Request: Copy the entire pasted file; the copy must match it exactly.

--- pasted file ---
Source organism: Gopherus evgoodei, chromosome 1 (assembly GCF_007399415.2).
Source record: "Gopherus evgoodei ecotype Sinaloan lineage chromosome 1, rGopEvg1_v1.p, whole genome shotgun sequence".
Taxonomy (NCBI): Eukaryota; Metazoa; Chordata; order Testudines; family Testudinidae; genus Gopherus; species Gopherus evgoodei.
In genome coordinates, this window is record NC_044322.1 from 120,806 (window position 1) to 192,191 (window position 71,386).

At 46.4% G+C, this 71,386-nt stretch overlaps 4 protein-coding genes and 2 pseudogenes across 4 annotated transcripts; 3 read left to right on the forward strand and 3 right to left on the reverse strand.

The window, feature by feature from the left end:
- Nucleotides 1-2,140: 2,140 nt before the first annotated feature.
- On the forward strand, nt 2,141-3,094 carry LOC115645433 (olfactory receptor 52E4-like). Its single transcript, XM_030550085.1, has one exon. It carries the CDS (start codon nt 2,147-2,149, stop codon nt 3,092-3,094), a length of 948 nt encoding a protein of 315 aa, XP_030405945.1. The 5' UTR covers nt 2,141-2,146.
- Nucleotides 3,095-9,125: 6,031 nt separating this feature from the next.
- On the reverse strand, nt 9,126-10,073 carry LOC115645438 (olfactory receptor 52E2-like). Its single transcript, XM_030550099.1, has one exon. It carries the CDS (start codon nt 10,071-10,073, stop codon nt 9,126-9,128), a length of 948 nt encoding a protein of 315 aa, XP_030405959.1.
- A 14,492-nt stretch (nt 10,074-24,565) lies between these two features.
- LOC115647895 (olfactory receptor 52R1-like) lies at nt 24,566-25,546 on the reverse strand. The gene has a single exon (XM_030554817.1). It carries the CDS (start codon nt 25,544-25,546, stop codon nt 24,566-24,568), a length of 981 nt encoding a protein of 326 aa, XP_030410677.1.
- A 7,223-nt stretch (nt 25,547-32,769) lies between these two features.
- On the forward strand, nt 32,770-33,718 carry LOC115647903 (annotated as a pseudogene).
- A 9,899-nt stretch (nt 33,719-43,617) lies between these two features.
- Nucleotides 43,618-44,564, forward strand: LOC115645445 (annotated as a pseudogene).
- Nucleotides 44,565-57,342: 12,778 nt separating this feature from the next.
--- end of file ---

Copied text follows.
Source organism: Gopherus evgoodei, chromosome 1 (assembly GCF_007399415.2).
Source record: "Gopherus evgoodei ecotype Sinaloan lineage chromosome 1, rGopEvg1_v1.p, whole genome shotgun sequence".
Taxonomy (NCBI): Eukaryota; Metazoa; Chordata; order Testudines; family Testudinidae; genus Gopherus; species Gopherus evgoodei.
In genome coordinates, this window is record NC_044322.1 from 120,806 (window position 1) to 192,191 (window position 71,386).

At 46.4% G+C, this 71,386-nt stretch overlaps 4 protein-coding genes and 2 pseudogenes across 4 annotated transcripts; 3 read left to right on the forward strand and 3 right to left on the reverse strand.

The window, feature by feature from the left end:
- Nucleotides 1-2,140: 2,140 nt before the first annotated feature.
- On the forward strand, nt 2,141-3,094 carry LOC115645433 (olfactory receptor 52E4-like). Its single transcript, XM_030550085.1, has one exon. It carries the CDS (start codon nt 2,147-2,149, stop codon nt 3,092-3,094), a length of 948 nt encoding a protein of 315 aa, XP_030405945.1. The 5' UTR covers nt 2,141-2,146.
- Nucleotides 3,095-9,125: 6,031 nt separating this feature from the next.
- On the reverse strand, nt 9,126-10,073 carry LOC115645438 (olfactory receptor 52E2-like). Its single transcript, XM_030550099.1, has one exon. It carries the CDS (start codon nt 10,071-10,073, stop codon nt 9,126-9,128), a length of 948 nt encoding a protein of 315 aa, XP_030405959.1.
- A 14,492-nt stretch (nt 10,074-24,565) lies between these two features.
- LOC115647895 (olfactory receptor 52R1-like) lies at nt 24,566-25,546 on the reverse strand. The gene has a single exon (XM_030554817.1). It carries the CDS (start codon nt 25,544-25,546, stop codon nt 24,566-24,568), a length of 981 nt encoding a protein of 326 aa, XP_030410677.1.
- A 7,223-nt stretch (nt 25,547-32,769) lies between these two features.
- On the forward strand, nt 32,770-33,718 carry LOC115647903 (annotated as a pseudogene).
- A 9,899-nt stretch (nt 33,719-43,617) lies between these two features.
- Nucleotides 43,618-44,564, forward strand: LOC115645445 (annotated as a pseudogene).
- Nucleotides 44,565-57,342: 12,778 nt separating this feature from the next.